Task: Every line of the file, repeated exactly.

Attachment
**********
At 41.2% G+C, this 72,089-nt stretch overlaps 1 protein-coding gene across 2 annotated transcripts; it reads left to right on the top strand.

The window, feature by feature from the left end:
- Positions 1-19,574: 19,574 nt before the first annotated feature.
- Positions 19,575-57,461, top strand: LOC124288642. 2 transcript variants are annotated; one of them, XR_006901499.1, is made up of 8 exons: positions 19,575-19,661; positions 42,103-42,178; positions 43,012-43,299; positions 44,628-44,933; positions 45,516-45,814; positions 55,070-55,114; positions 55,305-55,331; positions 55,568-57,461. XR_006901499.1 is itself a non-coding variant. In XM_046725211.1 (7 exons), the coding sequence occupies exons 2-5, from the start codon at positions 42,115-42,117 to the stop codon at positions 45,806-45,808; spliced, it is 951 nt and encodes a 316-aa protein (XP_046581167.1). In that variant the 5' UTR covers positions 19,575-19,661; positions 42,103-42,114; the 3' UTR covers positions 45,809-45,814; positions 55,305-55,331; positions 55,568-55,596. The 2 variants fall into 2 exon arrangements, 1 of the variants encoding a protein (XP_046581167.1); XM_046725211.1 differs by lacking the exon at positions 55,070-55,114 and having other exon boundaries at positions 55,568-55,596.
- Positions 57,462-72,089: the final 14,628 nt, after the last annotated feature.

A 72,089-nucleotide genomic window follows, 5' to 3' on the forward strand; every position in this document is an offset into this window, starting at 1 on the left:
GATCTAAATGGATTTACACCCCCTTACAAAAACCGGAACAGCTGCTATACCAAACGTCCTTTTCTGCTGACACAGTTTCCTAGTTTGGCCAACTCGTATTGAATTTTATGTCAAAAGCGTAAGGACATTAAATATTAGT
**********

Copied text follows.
At 41.2% G+C, this 72,089-nt stretch overlaps 1 protein-coding gene across 2 annotated transcripts; it reads left to right on the top strand.

The window, feature by feature from the left end:
- Positions 1-19,574: 19,574 nt before the first annotated feature.
- Positions 19,575-57,461, top strand: LOC124288642. 2 transcript variants are annotated; one of them, XR_006901499.1, is made up of 8 exons: positions 19,575-19,661; positions 42,103-42,178; positions 43,012-43,299; positions 44,628-44,933; positions 45,516-45,814; positions 55,070-55,114; positions 55,305-55,331; positions 55,568-57,461. XR_006901499.1 is itself a non-coding variant. In XM_046725211.1 (7 exons), the coding sequence occupies exons 2-5, from the start codon at positions 42,115-42,117 to the stop codon at positions 45,806-45,808; spliced, it is 951 nt and encodes a 316-aa protein (XP_046581167.1). In that variant the 5' UTR covers positions 19,575-19,661; positions 42,103-42,114; the 3' UTR covers positions 45,809-45,814; positions 55,305-55,331; positions 55,568-55,596. The 2 variants fall into 2 exon arrangements, 1 of the variants encoding a protein (XP_046581167.1); XM_046725211.1 differs by lacking the exon at positions 55,070-55,114 and having other exon boundaries at positions 55,568-55,596.
- Positions 57,462-72,089: the final 14,628 nt, after the last annotated feature.

A 72,089-nucleotide genomic window follows, 5' to 3' on the forward strand; every position in this document is an offset into this window, starting at 1 on the left:
GATCTAAATGGATTTACACCCCCTTACAAAAACCGGAACAGCTGCTATACCAAACGTCCTTTTCTGCTGACACAGTTTCCTAGTTTGGCCAACTCGTATTGAATTTTATGTCAAAAGCGTAAGGACATTAAATATTAGT